ISLAMABAD: Last night, I was asked a question about free trade. The question was why free trade remains one-way street in the sense that it opens the door to multinationals to enter into the country but does not allow smaller, local companies to sell and export.
There are obviously no legal restrictions on the local companies to sell but, according to the questioner, the sheer size of MNCs makes it impossible for the smaller companies to stay afloat and compete. Big companies can afford to absorb losses which they accrue while operating in smaller markets for a long time until they drive out local businesses.
This is, accordingly, happening now in the case of digital platforms where Alibabas and Amazons of the world are not only killing smaller, locally developed platforms but are also driving traditional brick and mortar businesses out.
In a nutshell, what lies behind this question is that the size does matter. Big companies are “free” to sell at the cost of small companies and can afford to stay in losses and capture market share.
In the brick and mortar world, one can give the example of giant retail operations such as Tesco, Carrefour, and Walmart. Once they enter a local market, say Pakistan or Malaysia, they are most likely to disrupt local retail shops.
Many owners of these small retail shops will be forced to close down. If they are smart, they will become suppliers to the new giants. I recall receiving a very angry email from a furnishing company when I published an article praising IKEA some time ago. IKEA, accordingly, would bring small companies to their knees. In the digital world, one can give examples of Alibaba. It acquired Pakistan-born platform Daraz and Singapore-born Lazada in 2016. In the process, there must have been many online start-ups, which had been launched and then never heard of again. Daraz and Lazada thrive today but they are no longer owned by their founders.
The question which I was asked last night about free trade was a question which is often asked by small companies and local entrepreneurs. Should free trade be allowed to destroy local companies? This is not a new question and has been asked at each phase of the industrial revolution in the past 200 years. Now that we are entering the fourth industrial revolution, the severity of this question has intensified.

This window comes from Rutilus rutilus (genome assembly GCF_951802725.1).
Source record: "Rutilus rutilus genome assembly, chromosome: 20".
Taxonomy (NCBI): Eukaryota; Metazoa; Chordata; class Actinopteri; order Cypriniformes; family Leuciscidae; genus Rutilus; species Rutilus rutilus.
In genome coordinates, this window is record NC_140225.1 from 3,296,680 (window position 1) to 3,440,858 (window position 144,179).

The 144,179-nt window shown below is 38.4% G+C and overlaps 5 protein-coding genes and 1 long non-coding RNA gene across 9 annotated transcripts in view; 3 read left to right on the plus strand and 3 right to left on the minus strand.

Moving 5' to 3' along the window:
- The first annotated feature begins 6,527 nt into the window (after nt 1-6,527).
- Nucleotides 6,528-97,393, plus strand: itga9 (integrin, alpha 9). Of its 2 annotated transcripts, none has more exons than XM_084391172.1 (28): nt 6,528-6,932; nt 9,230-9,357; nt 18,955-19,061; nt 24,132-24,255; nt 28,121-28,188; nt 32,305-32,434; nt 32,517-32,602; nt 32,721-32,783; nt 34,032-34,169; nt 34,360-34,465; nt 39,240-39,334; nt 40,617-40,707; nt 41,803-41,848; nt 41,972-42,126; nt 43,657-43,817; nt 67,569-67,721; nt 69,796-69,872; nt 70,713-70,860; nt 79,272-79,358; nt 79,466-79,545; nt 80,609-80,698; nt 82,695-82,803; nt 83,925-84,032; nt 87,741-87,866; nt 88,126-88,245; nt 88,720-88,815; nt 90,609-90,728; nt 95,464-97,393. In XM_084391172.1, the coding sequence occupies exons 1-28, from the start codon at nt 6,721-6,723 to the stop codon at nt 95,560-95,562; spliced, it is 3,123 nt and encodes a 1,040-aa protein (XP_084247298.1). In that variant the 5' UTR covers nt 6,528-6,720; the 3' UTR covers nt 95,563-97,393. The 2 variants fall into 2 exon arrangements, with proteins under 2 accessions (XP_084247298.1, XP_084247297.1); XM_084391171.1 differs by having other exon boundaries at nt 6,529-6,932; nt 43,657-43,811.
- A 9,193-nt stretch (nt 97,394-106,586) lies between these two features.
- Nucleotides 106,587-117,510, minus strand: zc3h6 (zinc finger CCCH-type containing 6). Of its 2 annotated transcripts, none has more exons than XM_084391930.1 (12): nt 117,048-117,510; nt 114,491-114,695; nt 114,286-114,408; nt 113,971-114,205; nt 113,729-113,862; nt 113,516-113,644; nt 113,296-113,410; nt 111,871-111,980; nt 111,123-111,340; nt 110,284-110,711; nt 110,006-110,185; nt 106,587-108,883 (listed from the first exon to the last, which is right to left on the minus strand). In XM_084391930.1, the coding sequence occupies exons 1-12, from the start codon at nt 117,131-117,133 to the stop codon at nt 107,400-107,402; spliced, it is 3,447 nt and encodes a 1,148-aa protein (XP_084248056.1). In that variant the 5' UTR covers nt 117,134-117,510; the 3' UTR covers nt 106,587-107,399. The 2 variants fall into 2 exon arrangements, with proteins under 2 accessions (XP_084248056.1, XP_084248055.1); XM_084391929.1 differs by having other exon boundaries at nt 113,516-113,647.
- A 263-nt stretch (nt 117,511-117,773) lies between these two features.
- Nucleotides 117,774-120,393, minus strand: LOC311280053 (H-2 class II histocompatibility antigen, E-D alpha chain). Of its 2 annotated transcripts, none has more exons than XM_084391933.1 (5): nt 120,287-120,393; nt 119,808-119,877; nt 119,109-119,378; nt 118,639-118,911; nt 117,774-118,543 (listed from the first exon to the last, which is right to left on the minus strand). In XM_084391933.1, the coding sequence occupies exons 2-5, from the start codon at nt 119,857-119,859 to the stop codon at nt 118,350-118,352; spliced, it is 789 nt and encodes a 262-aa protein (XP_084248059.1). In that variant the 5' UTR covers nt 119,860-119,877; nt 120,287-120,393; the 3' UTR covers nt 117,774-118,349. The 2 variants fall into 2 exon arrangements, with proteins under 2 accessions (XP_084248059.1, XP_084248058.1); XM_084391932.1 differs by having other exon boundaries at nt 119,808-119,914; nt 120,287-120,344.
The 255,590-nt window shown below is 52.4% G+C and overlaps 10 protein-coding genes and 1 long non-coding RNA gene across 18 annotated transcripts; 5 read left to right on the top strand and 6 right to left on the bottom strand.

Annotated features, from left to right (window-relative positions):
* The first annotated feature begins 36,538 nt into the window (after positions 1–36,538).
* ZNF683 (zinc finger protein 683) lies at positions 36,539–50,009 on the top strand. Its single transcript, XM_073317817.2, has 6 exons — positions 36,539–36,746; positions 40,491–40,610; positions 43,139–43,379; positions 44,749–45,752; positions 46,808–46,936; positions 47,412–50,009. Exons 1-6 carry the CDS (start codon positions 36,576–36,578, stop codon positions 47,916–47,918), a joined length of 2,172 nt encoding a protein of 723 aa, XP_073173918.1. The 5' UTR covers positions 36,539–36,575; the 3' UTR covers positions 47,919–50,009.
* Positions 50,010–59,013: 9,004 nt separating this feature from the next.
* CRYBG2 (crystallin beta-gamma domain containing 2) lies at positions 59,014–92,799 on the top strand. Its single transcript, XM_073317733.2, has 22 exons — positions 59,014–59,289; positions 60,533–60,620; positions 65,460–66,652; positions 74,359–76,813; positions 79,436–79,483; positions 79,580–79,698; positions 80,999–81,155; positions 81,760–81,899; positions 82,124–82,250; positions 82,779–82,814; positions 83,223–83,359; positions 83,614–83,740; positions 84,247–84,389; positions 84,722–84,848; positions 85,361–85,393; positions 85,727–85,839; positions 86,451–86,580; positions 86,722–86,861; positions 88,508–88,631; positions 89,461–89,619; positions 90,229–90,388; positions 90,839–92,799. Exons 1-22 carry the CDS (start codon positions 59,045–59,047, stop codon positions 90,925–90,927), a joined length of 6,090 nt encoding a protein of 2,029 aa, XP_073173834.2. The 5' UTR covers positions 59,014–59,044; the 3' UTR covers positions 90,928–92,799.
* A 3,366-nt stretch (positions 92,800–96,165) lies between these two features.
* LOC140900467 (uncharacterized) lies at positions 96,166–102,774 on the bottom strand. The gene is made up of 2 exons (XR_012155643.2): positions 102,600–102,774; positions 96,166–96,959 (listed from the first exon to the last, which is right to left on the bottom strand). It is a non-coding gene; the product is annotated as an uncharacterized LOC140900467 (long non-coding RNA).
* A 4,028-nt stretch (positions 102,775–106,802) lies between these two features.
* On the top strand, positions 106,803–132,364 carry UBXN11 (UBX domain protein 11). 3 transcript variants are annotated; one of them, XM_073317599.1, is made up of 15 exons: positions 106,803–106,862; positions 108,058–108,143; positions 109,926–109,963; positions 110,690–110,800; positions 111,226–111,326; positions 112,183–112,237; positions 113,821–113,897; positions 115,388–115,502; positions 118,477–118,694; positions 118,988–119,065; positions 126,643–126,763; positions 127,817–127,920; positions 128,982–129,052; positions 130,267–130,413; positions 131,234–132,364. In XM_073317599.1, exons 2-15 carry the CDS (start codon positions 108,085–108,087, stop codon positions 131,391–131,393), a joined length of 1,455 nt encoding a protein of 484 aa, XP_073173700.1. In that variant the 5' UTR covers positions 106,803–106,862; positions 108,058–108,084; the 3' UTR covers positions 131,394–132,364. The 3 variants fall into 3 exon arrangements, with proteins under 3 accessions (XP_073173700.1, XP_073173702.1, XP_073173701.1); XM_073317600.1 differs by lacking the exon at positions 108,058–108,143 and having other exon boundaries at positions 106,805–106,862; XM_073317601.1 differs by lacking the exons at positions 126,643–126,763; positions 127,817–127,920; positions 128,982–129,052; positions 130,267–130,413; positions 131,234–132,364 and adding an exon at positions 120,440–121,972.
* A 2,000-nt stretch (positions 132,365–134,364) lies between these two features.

Before we could answer this rhetorical question, at a deeper level, we need to ask ourselves other questions. How do the multinationals of today grow in the first place as certainly, they start small? Do we have a level playing field between multinationals and local companies? Is there evidence of abuse of market dominance by big companies? What is the impact of shifts in consumer demand? What is the impact on job creation?
Free trade works both ways
In other words, while discussing the potential impact of large companies on the small companies as a result of free trade, we should not be looking just at the ownership structure but also the larger economic equation.
Let’s consider two examples by the same firm - global ride-hailing platform Uber. Uber bought the leading ride-hailing platform in the Middle East, Careem, earlier this year. However, in Southeast Asia, Uber was bought by local platform Grab.
Grab was originally created in Malaysia but then moved to Singapore in search for the capital where it became a huge success.
Take the example of IKEA. In China, the entry of IKEA did not lead to the closure of local furniture companies. It led to the creation of several local companies, which copied the IKEA model, changed their business models, thrived at lower prices and created their own market share while competing with IKEA.
In Malaysia, which is one of the prominent manufacturing and assembly hubs in Southeast Asia, free trade works both ways. It allows relatively free imports of electrical and electronic items, provides reasonable incentives to both local and international firms, adds some value and exports final goods back to the world.
Its value addition is only 7%, but the volume of exports it generates is substantial. Malaysia’s exports have exceeded $200 billion, at least 10 times higher than exports from Pakistan.
It is true that one needs to ensure a level playing field for both domestic and international firms. However, in the absence of special incentives, China would not have seen the growth of Special Economic Zones, which became the engine of the Chinese miracle. Pakistan also would not have been successful in luring China through CPEC investments.
Free trade not only brings goods and services, but it also brings new knowledge. Protectionism can help some domestic firms but it often leads to overall economic loss. Pakistan is one of the most protected economies of the world and we need a very strong constituency of free trade to rise from a deep slumber.
The writer is the founder of PRIME Institute, an independent think tank based in Islamabad
Published in The Express Tribune, September 16th, 2019.
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